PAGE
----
The Basic Laws Of The Universe
By Chris Dankland

(Illustrated by Stephen Michael McDowell)




It was three in the morning and the Denny’s down the street was about half full. I’d smoked a joint a couple hours ago to try and help me get to sleep, but it didn’t work. I was frustrated. I didn’t think I would get any sleep before having to go to work the next day. My bedroom was driving me crazy, flying around in endless loops like a swarm of tiny fruit flies. I had to get out of the house.

To my bloodshot eyes, the customers and table lamps and walls and white tables all blurred together into one delirious fog. And here I was, just one more dingy blur. One more peripheral smear in the corner of somebody’s half-dreaming eye. Fuck my life, as the saying goes.

Who are all these people, I thought. What the hell are they doing here. “IT’S THREE IN THE MORNING,” I felt like screaming.

Killing time, probably. Sobering up for the long drive home. Giving their wives and husbands some breathing space, so they could stop hating them. Chewing bacon and slurping coffee. Surlping bacon and chewing cups of caffinated mud. Waiting things out.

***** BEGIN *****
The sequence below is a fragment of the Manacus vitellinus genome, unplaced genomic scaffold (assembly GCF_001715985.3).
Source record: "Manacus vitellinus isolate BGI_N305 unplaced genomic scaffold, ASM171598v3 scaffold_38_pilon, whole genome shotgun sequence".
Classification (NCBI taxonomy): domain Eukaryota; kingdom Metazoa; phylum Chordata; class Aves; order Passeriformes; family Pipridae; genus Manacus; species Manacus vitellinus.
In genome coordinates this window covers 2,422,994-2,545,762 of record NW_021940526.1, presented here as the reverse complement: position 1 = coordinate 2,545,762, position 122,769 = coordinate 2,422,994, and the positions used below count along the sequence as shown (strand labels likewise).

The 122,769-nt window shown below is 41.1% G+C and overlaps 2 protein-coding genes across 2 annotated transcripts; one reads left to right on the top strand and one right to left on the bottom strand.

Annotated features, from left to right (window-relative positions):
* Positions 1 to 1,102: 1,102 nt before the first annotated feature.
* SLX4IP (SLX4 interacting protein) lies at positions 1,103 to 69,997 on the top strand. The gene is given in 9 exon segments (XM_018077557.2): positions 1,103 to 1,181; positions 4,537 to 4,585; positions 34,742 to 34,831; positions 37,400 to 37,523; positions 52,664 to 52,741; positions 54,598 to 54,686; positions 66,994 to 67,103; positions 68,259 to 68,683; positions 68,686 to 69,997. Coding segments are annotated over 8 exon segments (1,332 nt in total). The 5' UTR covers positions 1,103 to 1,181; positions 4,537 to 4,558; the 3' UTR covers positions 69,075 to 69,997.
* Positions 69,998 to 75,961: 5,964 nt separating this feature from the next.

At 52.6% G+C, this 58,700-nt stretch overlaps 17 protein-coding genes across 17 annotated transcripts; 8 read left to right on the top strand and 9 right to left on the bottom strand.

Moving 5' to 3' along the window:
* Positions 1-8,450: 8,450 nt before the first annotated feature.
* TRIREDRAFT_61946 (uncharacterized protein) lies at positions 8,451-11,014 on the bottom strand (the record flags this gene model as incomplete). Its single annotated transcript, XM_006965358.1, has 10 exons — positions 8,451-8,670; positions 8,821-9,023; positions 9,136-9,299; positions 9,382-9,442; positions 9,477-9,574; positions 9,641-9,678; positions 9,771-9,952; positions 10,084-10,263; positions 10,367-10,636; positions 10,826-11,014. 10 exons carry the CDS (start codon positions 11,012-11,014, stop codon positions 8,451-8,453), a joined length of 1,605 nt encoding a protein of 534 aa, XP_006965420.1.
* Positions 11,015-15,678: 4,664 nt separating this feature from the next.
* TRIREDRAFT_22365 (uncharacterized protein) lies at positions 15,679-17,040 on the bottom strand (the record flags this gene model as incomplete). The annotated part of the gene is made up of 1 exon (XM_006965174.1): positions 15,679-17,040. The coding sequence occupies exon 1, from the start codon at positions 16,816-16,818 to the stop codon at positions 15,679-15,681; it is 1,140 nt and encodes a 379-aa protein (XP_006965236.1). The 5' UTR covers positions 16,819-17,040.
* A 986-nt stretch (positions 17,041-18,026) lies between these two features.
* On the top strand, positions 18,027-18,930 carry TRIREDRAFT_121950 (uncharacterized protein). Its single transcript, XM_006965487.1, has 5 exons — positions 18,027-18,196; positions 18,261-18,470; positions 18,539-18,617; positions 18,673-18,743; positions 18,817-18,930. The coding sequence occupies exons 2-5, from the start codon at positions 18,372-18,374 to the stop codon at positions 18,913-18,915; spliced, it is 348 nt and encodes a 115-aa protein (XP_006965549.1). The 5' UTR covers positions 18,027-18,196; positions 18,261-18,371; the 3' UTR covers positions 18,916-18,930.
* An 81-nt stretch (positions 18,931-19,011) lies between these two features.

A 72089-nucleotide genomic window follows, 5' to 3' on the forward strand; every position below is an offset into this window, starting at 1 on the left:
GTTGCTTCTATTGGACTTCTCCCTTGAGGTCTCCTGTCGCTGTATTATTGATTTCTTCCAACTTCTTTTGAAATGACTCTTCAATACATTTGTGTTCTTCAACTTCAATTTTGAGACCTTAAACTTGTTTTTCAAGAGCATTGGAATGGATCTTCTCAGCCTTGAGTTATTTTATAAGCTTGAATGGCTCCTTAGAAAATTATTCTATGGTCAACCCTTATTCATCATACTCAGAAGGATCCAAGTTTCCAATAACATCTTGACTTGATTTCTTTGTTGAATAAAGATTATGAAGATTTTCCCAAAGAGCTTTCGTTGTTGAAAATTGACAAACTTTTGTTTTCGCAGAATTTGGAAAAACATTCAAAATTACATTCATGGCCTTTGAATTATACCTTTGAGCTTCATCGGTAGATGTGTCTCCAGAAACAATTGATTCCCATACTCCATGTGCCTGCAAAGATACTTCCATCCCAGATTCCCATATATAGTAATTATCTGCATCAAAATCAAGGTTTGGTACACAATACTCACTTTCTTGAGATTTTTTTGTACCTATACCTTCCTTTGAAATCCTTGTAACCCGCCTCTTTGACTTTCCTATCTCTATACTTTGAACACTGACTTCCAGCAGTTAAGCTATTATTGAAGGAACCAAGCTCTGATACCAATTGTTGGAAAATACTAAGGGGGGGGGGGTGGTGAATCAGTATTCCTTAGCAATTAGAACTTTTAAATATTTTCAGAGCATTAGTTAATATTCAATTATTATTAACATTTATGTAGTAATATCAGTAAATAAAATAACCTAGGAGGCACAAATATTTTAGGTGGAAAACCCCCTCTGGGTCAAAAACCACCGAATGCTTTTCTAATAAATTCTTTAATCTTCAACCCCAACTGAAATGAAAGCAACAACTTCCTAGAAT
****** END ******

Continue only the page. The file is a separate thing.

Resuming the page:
I plopped down into a nearby booth and a fine mist of sandwich crumbs plumed up around me.

I felt an intense sensation of dissapointed camaraderie with the human race. All these people. I’m not any different, I thought. I’m not special. One more ship passing through the night, as the saying goes. One more invisible heart. One more tired spelunker, hunkering down in some greasy all-night hole.

I ordered a milk and a piece of cherry pie, and opened the book I’d brought with me. I read it for a long time.

“Hey!” A girl I didn’t know slid into my booth on the side opposite me. Her face beamed at me so hard I almost had to shield my eyes. She looked crazy. “I hope this is okay I just saw you sitting over here and I was sitting over there and I’m just waiting for my friend to come pick me up cuz his phone isn’t working so I’m stuck here for awhile and I just saw you reading and I thought ‘I wonder what’s he’s reading’ and you seemed like a friendly type of okay guy so I thought I’d just, is this okay? Am I bothering you? Jesus, I’m bothering you. I’m bothering you, aren’t I.”

I’ve been a druggie for long enough to know when someone’s cracked out and wants something. Her dilated pupils stared at me like two black moons. Her jaw twitched. Her head jerked around like a bird’s. She was on a mission.

“It’s okay,” I said, closing the book.

“I’m Tracy,” she said, tilting her head to the side. I tilted my head to the side too, but she didn’t notice. “Hey do you have a cigarette?” This was back when restaurants in Houston still had smoking sections.

“Sure,” I said. I even lit it for her. “How’s your night going?” I asked, after she took a deep puff, sighing endless curls of smoke.